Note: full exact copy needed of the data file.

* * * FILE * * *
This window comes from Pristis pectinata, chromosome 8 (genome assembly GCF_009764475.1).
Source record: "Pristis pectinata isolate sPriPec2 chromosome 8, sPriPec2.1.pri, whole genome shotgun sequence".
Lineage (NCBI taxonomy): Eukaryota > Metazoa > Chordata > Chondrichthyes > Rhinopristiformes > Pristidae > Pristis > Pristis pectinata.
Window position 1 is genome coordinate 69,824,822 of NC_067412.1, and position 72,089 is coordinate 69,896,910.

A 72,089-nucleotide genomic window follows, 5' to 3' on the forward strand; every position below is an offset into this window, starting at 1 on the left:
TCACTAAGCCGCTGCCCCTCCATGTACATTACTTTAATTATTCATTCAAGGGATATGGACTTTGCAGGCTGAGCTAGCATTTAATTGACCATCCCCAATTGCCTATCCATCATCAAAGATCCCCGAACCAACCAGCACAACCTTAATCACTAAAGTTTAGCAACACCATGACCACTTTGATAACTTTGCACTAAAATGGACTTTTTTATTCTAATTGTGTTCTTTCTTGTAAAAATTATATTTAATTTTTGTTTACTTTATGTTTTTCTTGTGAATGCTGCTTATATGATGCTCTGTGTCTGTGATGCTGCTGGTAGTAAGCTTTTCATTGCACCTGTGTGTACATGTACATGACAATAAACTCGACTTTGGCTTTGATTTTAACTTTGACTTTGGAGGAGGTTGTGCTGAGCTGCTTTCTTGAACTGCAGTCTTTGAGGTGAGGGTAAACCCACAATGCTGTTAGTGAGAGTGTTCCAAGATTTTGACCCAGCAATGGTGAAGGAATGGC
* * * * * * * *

This window comes from Pristis pectinata, chromosome 8 (genome assembly GCF_009764475.1).
Source record: "Pristis pectinata isolate sPriPec2 chromosome 8, sPriPec2.1.pri, whole genome shotgun sequence".
Lineage (NCBI taxonomy): Eukaryota > Metazoa > Chordata > Chondrichthyes > Rhinopristiformes > Pristidae > Pristis > Pristis pectinata.
Window position 1 is genome coordinate 69,824,822 of NC_067412.1, and position 72,089 is coordinate 69,896,910.

A 72,089-nucleotide genomic window follows, 5' to 3' on the forward strand; every position below is an offset into this window, starting at 1 on the left:
TCACTAAGCCGCTGCCCCTCCATGTACATTACTTTAATTATTCATTCAAGGGATATGGACTTTGCAGGCTGAGCTAGCATTTAATTGACCATCCCCAATTGCCTATCCATCATCAAAGATCCCCGAACCAACCAGCACAACCTTAATCACTAAAGTTTAGCAACACCATGACCACTTTGATAACTTTGCACTAAAATGGACTTTTTTATTCTAATTGTGTTCTTTCTTGTAAAAATTATATTTAATTTTTGTTTACTTTATGTTTTTCTTGTGAATGCTGCTTATATGATGCTCTGTGTCTGTGATGCTGCTGGTAGTAAGCTTTTCATTGCACCTGTGTGTACATGTACATGACAATAAACTCGACTTTGGCTTTGATTTTAACTTTGACTTTGGAGGAGGTTGTGCTGAGCTGCTTTCTTGAACTGCAGTCTTTGAGGTGAGGGTAAACCCACAATGCTGTTAGTGAGAGTGTTCCAAGATTTTGACCCAGCAATGGTGAAGGAATGGC